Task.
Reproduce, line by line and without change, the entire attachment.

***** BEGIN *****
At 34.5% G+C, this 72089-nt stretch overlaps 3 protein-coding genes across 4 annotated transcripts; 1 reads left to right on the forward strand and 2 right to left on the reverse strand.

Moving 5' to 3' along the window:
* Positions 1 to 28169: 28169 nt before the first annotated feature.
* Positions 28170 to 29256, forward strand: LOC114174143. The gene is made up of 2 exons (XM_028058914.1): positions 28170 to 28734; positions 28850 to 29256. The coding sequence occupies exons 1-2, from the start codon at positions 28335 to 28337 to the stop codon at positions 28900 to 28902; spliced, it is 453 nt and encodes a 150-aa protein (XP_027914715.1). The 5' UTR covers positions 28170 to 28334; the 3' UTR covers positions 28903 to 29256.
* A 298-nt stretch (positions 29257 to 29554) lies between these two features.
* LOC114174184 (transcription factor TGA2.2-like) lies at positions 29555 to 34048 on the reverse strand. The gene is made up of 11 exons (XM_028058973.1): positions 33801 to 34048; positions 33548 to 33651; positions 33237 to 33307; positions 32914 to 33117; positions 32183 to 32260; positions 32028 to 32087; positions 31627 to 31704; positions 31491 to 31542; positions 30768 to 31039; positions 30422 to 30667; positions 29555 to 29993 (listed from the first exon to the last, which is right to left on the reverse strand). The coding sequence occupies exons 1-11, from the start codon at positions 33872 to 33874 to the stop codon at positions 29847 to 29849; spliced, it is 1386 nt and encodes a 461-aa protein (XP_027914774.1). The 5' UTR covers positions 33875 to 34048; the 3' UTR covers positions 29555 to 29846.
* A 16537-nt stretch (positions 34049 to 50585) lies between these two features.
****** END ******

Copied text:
At 34.5% G+C, this 72089-nt stretch overlaps 3 protein-coding genes across 4 annotated transcripts; 1 reads left to right on the forward strand and 2 right to left on the reverse strand.

Moving 5' to 3' along the window:
* Positions 1 to 28169: 28169 nt before the first annotated feature.
* Positions 28170 to 29256, forward strand: LOC114174143. The gene is made up of 2 exons (XM_028058914.1): positions 28170 to 28734; positions 28850 to 29256. The coding sequence occupies exons 1-2, from the start codon at positions 28335 to 28337 to the stop codon at positions 28900 to 28902; spliced, it is 453 nt and encodes a 150-aa protein (XP_027914715.1). The 5' UTR covers positions 28170 to 28334; the 3' UTR covers positions 28903 to 29256.
* A 298-nt stretch (positions 29257 to 29554) lies between these two features.
* LOC114174184 (transcription factor TGA2.2-like) lies at positions 29555 to 34048 on the reverse strand. The gene is made up of 11 exons (XM_028058973.1): positions 33801 to 34048; positions 33548 to 33651; positions 33237 to 33307; positions 32914 to 33117; positions 32183 to 32260; positions 32028 to 32087; positions 31627 to 31704; positions 31491 to 31542; positions 30768 to 31039; positions 30422 to 30667; positions 29555 to 29993 (listed from the first exon to the last, which is right to left on the reverse strand). The coding sequence occupies exons 1-11, from the start codon at positions 33872 to 33874 to the stop codon at positions 29847 to 29849; spliced, it is 1386 nt and encodes a 461-aa protein (XP_027914774.1). The 5' UTR covers positions 33875 to 34048; the 3' UTR covers positions 29555 to 29846.
* A 16537-nt stretch (positions 34049 to 50585) lies between these two features.